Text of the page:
In the following story, the Shardell family shares about their experience adopting a boy through China’s “Special Focus” program — a program for children with more involved special medical or developmental needs, many of whom we advocate for on the Holt photolisting. Before referring children to families, we do all that we can to make sure questions about the children’s medical condition or development are answered. But given the many unknowns in international adoption, Holt also considers the family’s experience level and openness to potential unknowns. The Shardell family had a particular expertise in and openness to developmental concerns, which was a great fit for their son Brennan. Brennan’s unknowns were all part of the process of discovery during their wait for him. Allison, tenacious in her pursuit of answers to her concerns about his development, asked key questions and was open to wherever the answers led us. Our local on-the-ground staff in China was able to follow up and learn more about Brennan, even though he was not in the care of one of our orphanage partners. And ultimately, the Shardells decided to move forward and welcome Brennan into their family. In many ways, their story illustrates how the adoption process is an active partnership between families and Holt’s program staff — ensuring families are as prepared and informed as possible as they enter this major, and wonderful, part of their lives. — Beth Smith, Director of Services, China Program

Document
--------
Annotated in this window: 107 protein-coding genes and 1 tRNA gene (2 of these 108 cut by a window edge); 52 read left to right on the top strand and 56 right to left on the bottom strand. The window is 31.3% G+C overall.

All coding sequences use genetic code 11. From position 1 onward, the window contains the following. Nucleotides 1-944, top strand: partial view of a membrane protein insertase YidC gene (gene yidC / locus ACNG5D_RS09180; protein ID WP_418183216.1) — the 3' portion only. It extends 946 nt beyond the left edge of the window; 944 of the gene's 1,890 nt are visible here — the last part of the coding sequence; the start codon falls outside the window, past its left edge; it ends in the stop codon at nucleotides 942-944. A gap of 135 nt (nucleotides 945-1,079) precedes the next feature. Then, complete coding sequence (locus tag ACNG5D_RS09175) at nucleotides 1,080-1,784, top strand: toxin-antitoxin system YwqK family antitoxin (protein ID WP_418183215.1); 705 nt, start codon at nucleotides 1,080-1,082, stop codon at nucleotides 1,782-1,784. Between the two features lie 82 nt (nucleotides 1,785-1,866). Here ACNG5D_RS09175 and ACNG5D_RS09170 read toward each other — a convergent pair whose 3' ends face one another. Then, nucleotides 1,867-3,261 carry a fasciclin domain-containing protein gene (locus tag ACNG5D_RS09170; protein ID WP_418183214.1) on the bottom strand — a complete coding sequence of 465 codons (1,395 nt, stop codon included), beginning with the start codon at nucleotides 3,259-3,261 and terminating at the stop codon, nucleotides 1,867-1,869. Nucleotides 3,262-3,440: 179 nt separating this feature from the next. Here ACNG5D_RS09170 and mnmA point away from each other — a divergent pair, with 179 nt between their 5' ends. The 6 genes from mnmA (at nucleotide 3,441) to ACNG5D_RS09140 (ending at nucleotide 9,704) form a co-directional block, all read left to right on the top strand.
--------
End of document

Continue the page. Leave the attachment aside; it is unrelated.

They say the biggest surprises come when you least expect them, and this definitely seems to be our family’s adage. As a family of five, including a 10-year-old biological son, a 7-year-old daughter adopted as an infant from northern Vietnam, and a 5-year-old biological daughter, we were comfortable and firmly out of the toddler stage. We had a nice little routine of homeschooling and traveling, sports and music lessons, co-ops and field trips. Until one day, that routine was shaken up when we had a family picture taken as part of a culture camp for Vietnamese adoptees and our middle child announced that nobody in the family looked like her. It was around that time that we began to look at different options for possibly adopting one more child. Vietnam, at the time we were looking, was not an option, so we began researching China.